This post is sponsored by Fifth Third Bank. I suppose the headline is a bit misleading. If I actually knew the keys to IU's success in 2012 I would be doing something other than ranting through a keyboard. Nevertheless, Fifth Third has asked us to profile one player from each side of the ball who will be the key to that unit's success this season.
On offense, it's a no-brainer, isn't it? It's Tre Roberson. I've said it here dozens of times, but for a program with IU's historical record of ineptitude, we need an angle of some sort to get better. We need quality coaching, of course, but they key for IU is to find a way to land top shelf talent without a top shelf program. There are all sorts of ways to go about it, and over the years and under Kevin Wilson: recruiting junior college players, convincing highly rated local kids to stay home, finding diamonds in the rough through tireless talent evaluation. I've always thought, however, that a dual threat quarterback can be a great field-leveler. I don't think it's a coincidence that IU's best teams of the post-Mallory era--2001, 2006, 2007--all have been led by quarterbacks who complemented their passing games with excellent running ability. Antwaan Randle El and Kellen Lewis both ended up at IU because they wanted to be quarterbacks, even though they were being recruited by elite programs to play other positions. Roberson's recruitment wasn't quite the same way, and he may not be the pure athlete that ARE and Lewis were, but he has the ability to save a busted play with a scramble or to give an opposing defense one more thing to consider. Doubts about his size limited the number of major programs interested in Roberson despite an excellent high school career, but I'm very happy to have him. While the quarterback is almost always the most important offensive player on the field, that should be especially true for IU in 2012, with Mike Leach disciple Seth Littrell as IU's new offensive coordinator. Littrell has said that he believes his pass-heavy attack should yield a completion percentage of 70. If Roberson can live up to that standard, and is a threat to run as well, then the Hoosiers can score some points. If he can't handle it, then IU will end up going with someone who has never taken a FBS snap. IU has plenty of areas where improvement is necessary, but Tre Roberson's development matters more than anything else.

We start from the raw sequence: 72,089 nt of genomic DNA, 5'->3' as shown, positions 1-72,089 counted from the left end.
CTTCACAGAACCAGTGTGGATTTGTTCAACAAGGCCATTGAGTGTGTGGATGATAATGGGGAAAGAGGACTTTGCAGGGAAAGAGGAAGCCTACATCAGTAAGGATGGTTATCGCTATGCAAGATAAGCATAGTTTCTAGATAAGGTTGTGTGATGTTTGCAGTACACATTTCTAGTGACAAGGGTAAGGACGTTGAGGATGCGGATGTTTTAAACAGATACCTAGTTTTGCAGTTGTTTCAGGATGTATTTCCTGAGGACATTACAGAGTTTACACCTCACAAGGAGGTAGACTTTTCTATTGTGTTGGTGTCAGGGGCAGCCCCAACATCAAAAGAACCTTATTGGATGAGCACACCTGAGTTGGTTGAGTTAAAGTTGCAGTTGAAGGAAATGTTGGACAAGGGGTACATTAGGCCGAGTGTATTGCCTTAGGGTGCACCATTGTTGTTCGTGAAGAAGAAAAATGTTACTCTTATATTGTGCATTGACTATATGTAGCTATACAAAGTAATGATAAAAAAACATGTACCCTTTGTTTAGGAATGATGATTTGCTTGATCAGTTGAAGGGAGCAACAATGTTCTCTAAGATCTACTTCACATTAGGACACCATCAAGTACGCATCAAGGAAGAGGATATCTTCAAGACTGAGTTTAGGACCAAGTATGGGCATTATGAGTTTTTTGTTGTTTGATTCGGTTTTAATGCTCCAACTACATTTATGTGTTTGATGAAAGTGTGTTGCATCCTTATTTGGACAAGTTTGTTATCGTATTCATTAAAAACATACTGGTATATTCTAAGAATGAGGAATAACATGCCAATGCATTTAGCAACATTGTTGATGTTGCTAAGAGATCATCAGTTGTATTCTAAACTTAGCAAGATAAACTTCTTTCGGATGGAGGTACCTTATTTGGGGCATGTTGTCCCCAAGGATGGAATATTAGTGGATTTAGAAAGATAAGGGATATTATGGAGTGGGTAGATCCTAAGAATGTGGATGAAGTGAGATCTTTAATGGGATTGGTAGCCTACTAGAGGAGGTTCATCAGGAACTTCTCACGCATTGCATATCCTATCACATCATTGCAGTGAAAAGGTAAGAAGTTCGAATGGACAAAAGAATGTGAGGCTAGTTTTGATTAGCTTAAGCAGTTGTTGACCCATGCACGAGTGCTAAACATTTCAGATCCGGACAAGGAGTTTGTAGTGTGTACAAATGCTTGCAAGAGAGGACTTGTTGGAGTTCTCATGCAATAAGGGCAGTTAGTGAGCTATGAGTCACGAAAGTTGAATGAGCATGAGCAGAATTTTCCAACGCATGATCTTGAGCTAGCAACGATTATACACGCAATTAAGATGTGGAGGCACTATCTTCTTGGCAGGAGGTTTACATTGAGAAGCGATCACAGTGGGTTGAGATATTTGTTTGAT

On defense, it's a tougher call, but I will go with Chase Hoobler. Hoobler, although only a redshirt sophomore, has more FBS experience than the other two starting linebackers, juco transfers David Cooper and Jacarri Alexander, and is IU's third leading returning tackler. He had five tackles for loss, including two sacks, and forced one fumble. IU needs to be better at every defensive position, but the nature of the linebacker position and its impact on both the run and the pass makes this unit particularly important, and Hoobler can make a major difference if he can build upon a promising freshman year.
Those are my key guys. Anyone have any other ideas?